Quad LFO and Phase Expander

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  • Modular Grid - Quad LFO
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  • Quad LFO

    $260Four independent, analog LFOs in 8hp. Linear voltage control over frequency. Sine or square waveforms.

    The Quad LFO gives you four independent high quality temperature stable modulation sources. While audio rate analog oscillators famously sound more alive, the living quality of analog modulators is often overlooked. The Quad LFO has a totally analog sine core, for living, low distortion, accurate, and consistent sine wave outputs. However, if you need a square wave for a clock, to drive a logic input, or for another purpose, you can set one or more LFOs to a square with a jumper on the back.

    The Quad LFO provides linear voltage control over frequency, matching our perception of sub-audio rate frequencies. Each oscillator ranges from nearly stopped to around 23 Hz. It is designed for knob twiddling, with accurate potentiometers, aluminum knobs, and 1Hz easily reachable in the center.


    Power Consumption+12V 51mA
    −12V 51mA
    Frequency Range5+ minutes to 23Hz
    Input Range0–10V
    Input Impedance40kΩ
    Output Swing−5V–+5V peak
    Output Impedance1kΩ
    Output Drive2kΩ (min), 20kΩ+ (ideal)

    LFO Phase Expander

    $110Unlock the potential of the Quad LFO with the LFO Phase Expander. Each expander gives you three outputs that duplicate the LFO with a fixed phase difference. The first ranges from 0° to 180°, the second from 90° to 270°, and the last from 180° to 360°. Along with the original output, this gives you four phases of modulation. These are easily tunable to quadrature (all knobs centered), but also any arbitrary phase relationship. You can attach up to four expanders, one for each LFO, giving you up to sixteen modulation sources.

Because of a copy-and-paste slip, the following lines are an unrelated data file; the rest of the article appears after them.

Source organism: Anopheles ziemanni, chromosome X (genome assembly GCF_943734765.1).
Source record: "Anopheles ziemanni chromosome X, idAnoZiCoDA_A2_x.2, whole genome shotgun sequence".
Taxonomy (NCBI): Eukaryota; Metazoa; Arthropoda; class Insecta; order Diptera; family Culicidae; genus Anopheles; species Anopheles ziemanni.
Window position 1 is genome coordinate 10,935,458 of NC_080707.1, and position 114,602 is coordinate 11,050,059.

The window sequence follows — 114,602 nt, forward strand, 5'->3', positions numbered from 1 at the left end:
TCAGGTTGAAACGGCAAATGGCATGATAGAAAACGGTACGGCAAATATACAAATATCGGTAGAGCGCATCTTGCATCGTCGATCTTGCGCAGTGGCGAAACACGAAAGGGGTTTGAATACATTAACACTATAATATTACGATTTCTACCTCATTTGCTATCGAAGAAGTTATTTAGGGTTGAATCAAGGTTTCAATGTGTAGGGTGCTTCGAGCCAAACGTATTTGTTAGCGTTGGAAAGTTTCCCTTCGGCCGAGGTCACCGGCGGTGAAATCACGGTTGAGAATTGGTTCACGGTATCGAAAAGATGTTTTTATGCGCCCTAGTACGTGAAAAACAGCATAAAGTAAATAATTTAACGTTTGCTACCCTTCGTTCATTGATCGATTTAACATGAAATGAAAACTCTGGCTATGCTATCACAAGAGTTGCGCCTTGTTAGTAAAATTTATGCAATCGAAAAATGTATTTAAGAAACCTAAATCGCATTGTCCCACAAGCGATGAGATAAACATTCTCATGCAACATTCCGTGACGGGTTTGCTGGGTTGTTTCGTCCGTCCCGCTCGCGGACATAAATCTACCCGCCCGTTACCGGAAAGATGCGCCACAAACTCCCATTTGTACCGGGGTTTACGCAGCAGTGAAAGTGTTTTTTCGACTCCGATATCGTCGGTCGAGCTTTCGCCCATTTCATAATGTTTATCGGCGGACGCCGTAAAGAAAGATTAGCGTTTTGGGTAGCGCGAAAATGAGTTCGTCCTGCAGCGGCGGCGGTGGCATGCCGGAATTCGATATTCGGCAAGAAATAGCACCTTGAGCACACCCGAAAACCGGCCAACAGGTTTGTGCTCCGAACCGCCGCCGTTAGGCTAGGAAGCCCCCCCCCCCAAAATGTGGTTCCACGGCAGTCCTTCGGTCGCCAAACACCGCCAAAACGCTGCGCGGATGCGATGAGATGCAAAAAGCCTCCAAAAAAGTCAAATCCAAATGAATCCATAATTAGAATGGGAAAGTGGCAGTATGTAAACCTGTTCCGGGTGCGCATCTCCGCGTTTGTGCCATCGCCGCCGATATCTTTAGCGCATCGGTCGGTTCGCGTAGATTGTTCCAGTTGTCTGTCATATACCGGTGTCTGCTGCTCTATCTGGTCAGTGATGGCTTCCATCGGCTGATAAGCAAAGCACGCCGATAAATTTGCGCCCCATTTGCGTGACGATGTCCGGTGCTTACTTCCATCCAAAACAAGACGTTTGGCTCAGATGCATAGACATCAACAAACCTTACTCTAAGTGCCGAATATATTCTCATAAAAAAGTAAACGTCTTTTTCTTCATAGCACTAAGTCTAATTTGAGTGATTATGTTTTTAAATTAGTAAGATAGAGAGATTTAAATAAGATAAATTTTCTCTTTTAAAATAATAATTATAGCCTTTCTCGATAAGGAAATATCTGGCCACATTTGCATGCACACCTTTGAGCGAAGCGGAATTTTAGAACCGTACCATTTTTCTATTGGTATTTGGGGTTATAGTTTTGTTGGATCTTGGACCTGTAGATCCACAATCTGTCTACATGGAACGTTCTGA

A multiphase LFO is extremely useful for building rhythmic modulations, particularly when paired with analog logic, such as provided by Babel. Further, regardless of the waveform selected on the Quad LFO, the output of the Phase Expander is always a sine wave. This gives you the useful possibility of having three rhythmically related phases of an LFO synced to a clock signal.

    Other than rhythmic modulations, the most common use of a multiphase sine LFO is in creating panning and crossfade controls that sound correct using only one or more VCAs. This is useful in panning sounds back and forth, rotating a sound in quadraphonic space, creating Shepard tones, etc.

    Even when you don't have a specific need for exact phase relationships, a multiphase LFO gives you a convenient way to expand your pallette of potential modulators, adding three related but distinct waves.


    Power Consumption+12V 21mA
    −12V 21mA
    Output Swing−5V–+5V peak
    Output Impedance1kΩ
    Output Drive2kΩ (min), 20kΩ+ (ideal)